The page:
Collette Yee described how impressed she was one day when Rizzo was off duty at a drive-up COVID-19 test site. A car drove up about 100 feet away and when the passenger left the car to line up for the dog test, Rizzo alerted. “That was really fun to see. Before I even asking her to search, she picked it [the COVID-19 scent] up.”
Alysia Santos, who grew up volunteering at local animal shelters, became a service dog puppy raiser in Florida and later in California. Santos described how rewarding it was when Scarlett identified a COVID-19-positive child in a line up when the child’s nasal swab test gave a questionable result. “Scarlett just lit up. She was wagging her tail. It was really awesome seeing all the work we’d done here transferred to out in the field.”
On occasion, EAC’s COVID-19 dogs have given false positives when the dogs were presented to people who were symptomatic with a respiratory illness. EAC suspects that the patients may have had the flu and were giving off a similar VOC scent as COVID-19.
When the COVID-19 dogs are not working or being trained, they live in a foster home. Chip Bishop, who works nearby, and his wife, have fostered about 70 dogs over the last 11 years for EAC. Sometimes they have kept the dog only one or two nights, but typically they foster for about one month. Because the COVID-19 dog study is long-term, they have been caring for Scarlett for longer than normal.
“It’s really a win/win for us,” said Bishop about fostering. “The dogs are very well-trained and behaved. We don’t have puppy issues when they’re young. We don’t have end of life issues and vet bills. When we travel, they’re [EAC] great about finding coverage. Each one of them has a piece of my heart.”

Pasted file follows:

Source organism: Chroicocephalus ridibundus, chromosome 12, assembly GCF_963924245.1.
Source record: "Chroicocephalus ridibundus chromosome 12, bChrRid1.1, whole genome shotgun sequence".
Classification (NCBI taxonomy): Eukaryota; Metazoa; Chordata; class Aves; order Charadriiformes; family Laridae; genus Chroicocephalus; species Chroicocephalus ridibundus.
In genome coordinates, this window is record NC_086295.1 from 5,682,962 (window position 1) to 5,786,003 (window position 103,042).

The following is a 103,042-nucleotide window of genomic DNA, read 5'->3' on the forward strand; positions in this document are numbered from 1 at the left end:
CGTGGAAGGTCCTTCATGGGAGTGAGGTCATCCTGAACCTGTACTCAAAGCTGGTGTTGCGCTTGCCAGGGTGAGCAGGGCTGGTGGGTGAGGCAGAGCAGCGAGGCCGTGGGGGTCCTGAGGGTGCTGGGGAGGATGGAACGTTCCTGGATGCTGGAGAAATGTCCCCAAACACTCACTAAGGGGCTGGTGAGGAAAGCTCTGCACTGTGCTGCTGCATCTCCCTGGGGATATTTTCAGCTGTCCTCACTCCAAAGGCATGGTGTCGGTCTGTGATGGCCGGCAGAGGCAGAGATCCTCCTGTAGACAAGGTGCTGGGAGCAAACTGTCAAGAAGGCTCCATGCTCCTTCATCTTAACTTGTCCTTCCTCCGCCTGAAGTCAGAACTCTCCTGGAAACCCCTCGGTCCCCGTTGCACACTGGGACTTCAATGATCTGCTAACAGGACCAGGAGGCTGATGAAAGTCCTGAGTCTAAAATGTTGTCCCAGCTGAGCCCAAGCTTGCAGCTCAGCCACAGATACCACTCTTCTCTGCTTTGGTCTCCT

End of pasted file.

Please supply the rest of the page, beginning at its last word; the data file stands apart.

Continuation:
In a Center for Disease Control Foundation podcast interview called “Contagious Conversations,” Dr. Carol Glaser of the California Department of Public Health (CDPH) discussed the many benefits of using dogs for COVID testing.
Dog testing avoids the discomfort of nasal swabbing, results in the reduction of plastic waste associated with medical testing and requires the kids to spend less time outside the classroom. But most of all, the dogs evoked a positive response to testing from the students.
“They absolutely love the dogs,” said Glaser.
With the waning severity of COVID-19 infections, it is unclear what future role Scarlett, Rizzo and other COVID dogs will play in assisting schools or other facilities in protecting public health.
“We have been in discussions with CDPH with what’s next,” said Edwards. “We have been successful in showing proof of concept. And now we are talking about what other diseases we can help with.”
According to Edwards, tuberculosis and RSV have been discussed. But if it turns out there is no next study, Scarlett and Rizzo will become part of the diabetic program.
“Once a dog is scent trained, it is very easy to put a second scent on them,” said Edwards.
This is good news for public health officials. As EAC and other organizations discover more applications for a dog’s scent detection capabilities, the potential for dogs to help curb the spread of human diseases, especially during a pandemic, may become invaluable.
Funding for Early Alert Canines, an incorporated 501(c)(3) non-profit organization (Tax ID is #27-4237968), operates almost entirely by private individual donations and grants. Temporary foster homes are also needed. To help, visit www.earlyalertcanines.org.
Jill Hedgecock has degrees in Biological Science and Environmental Science. She writes Diablo Gazette’s pet rescue column, and is the author of two dog inspired novels, “Between Shadow’s Eyes” and “From Shadow’s Perspective.”